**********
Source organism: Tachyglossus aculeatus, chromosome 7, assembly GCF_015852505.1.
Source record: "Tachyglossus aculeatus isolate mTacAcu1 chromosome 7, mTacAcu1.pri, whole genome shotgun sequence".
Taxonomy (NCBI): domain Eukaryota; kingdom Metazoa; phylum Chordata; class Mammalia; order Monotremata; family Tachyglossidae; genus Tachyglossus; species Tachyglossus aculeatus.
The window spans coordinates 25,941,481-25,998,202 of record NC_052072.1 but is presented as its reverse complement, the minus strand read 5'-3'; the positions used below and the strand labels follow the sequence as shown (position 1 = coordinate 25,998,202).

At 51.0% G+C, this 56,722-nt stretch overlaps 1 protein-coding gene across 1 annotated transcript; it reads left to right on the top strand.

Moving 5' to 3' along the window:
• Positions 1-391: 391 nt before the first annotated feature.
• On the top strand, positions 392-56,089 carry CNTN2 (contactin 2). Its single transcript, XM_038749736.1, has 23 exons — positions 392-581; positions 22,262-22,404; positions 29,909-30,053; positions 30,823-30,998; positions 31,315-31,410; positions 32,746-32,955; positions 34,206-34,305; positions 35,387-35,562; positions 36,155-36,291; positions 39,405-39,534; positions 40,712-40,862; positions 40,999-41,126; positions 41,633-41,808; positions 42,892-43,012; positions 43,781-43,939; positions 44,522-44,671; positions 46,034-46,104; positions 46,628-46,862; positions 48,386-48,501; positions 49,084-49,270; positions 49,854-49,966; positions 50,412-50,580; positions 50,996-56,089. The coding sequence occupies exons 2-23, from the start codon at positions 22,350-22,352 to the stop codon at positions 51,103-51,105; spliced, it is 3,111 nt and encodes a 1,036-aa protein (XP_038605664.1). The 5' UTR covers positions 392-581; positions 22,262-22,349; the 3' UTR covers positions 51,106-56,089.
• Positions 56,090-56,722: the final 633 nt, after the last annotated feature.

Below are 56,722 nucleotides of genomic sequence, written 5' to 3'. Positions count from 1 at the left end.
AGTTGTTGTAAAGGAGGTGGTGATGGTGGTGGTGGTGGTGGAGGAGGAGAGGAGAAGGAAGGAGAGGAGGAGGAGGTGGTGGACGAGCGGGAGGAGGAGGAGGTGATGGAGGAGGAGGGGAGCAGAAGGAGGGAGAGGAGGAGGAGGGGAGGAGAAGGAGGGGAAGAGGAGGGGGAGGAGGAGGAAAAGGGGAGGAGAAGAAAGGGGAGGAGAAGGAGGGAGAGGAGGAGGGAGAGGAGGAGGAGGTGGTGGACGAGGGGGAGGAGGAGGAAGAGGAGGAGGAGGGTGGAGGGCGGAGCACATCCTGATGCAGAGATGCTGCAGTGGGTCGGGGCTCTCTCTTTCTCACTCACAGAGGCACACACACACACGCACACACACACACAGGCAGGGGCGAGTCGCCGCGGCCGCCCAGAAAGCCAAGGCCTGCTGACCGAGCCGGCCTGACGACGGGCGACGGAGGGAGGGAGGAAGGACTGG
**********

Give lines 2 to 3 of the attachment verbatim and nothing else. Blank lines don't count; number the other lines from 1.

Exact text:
Source record: "Tachyglossus aculeatus isolate mTacAcu1 chromosome 7, mTacAcu1.pri, whole genome shotgun sequence".
Taxonomy (NCBI): domain Eukaryota; kingdom Metazoa; phylum Chordata; class Mammalia; order Monotremata; family Tachyglossidae; genus Tachyglossus; species Tachyglossus aculeatus.